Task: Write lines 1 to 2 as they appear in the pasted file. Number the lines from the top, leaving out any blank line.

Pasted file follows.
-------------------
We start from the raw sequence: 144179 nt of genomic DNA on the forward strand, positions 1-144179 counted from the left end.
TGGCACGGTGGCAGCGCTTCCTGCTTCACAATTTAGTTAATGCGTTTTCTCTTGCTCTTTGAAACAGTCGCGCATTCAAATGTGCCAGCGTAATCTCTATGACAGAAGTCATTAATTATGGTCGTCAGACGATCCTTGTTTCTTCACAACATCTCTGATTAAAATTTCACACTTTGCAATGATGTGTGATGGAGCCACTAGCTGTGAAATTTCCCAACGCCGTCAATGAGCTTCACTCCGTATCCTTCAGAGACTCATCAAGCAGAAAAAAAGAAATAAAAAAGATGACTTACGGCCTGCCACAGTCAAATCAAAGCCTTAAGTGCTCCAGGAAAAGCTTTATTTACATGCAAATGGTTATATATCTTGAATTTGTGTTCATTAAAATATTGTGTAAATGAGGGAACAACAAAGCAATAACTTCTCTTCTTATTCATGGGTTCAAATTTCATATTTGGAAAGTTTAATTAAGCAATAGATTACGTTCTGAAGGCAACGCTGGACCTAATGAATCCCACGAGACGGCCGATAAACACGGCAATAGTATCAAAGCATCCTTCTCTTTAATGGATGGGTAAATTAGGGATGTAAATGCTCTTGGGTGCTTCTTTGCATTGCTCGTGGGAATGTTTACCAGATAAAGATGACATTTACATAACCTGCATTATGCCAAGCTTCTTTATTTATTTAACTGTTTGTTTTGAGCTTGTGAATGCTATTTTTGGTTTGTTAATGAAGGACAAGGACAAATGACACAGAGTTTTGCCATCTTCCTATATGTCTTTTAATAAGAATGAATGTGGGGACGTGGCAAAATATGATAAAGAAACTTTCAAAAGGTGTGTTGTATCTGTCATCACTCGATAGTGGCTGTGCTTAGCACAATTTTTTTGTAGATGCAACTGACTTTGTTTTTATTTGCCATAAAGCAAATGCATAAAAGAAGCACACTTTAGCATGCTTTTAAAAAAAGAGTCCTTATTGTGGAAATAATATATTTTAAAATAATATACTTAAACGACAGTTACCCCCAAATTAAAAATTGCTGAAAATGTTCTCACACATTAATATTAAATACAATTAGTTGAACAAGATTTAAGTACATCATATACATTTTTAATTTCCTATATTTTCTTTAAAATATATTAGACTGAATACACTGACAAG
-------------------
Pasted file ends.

We start from the raw sequence: 144179 nt of genomic DNA on the forward strand, positions 1-144179 counted from the left end.
TGGCACGGTGGCAGCGCTTCCTGCTTCACAATTTAGTTAATGCGTTTTCTCTTGCTCTTTGAAACAGTCGCGCATTCAAATGTGCCAGCGTAATCTCTATGACAGAAGTCATTAATTATGGTCGTCAGACGATCCTTGTTTCTTCACAACATCTCTGATTAAAATTTCACACTTTGCAATGATGTGTGATGGAGCCACTAGCTGTGAAATTTCCCAACGCCGTCAATGAGCTTCACTCCGTATCCTTCAGAGACTCATCAAGCAGAAAAAAAGAAATAAAAAAGATGACTTACGGCCTGCCACAGTCAAATCAAAGCCTTAAGTGCTCCAGGAAAAGCTTTATTTACATGCAAATGGTTATATATCTTGAATTTGTGTTCATTAAAATATTGTGTAAATGAGGGAACAACAAAGCAATAACTTCTCTTCTTATTCATGGGTTCAAATTTCATATTTGGAAAGTTTAATTAAGCAATAGATTACGTTCTGAAGGCAACGCTGGACCTAATGAATCCCACGAGACGGCCGATAAACACGGCAATAGTATCAAAGCATCCTTCTCTTTAATGGATGGGTAAATTAGGGATGTAAATGCTCTTGGGTGCTTCTTTGCATTGCTCGTGGGAATGTTTACCAGATAAAGATGACATTTACATAACCTGCATTATGCCAAGCTTCTTTATTTATTTAACTGTTTGTTTTGAGCTTGTGAATGCTATTTTTGGTTTGTTAATGAAGGACAAGGACAAATGACACAGAGTTTTGCCATCTTCCTATATGTCTTTTAATAAGAATGAATGTGGGGACGTGGCAAAATATGATAAAGAAACTTTCAAAAGGTGTGTTGTATCTGTCATCACTCGATAGTGGCTGTGCTTAGCACAATTTTTTTGTAGATGCAACTGACTTTGTTTTTATTTGCCATAAAGCAAATGCATAAAAGAAGCACACTTTAGCATGCTTTTAAAAAAAGAGTCCTTATTGTGGAAATAATATATTTTAAAATAATATACTTAAACGACAGTTACCCCCAAATTAAAAATTGCTGAAAATGTTCTCACACATTAATATTAAATACAATTAGTTGAACAAGATTTAAGTACATCATATACATTTTTAATTTCCTATATTTTCTTTAAAATATATTAGACTGAATACACTGACAAG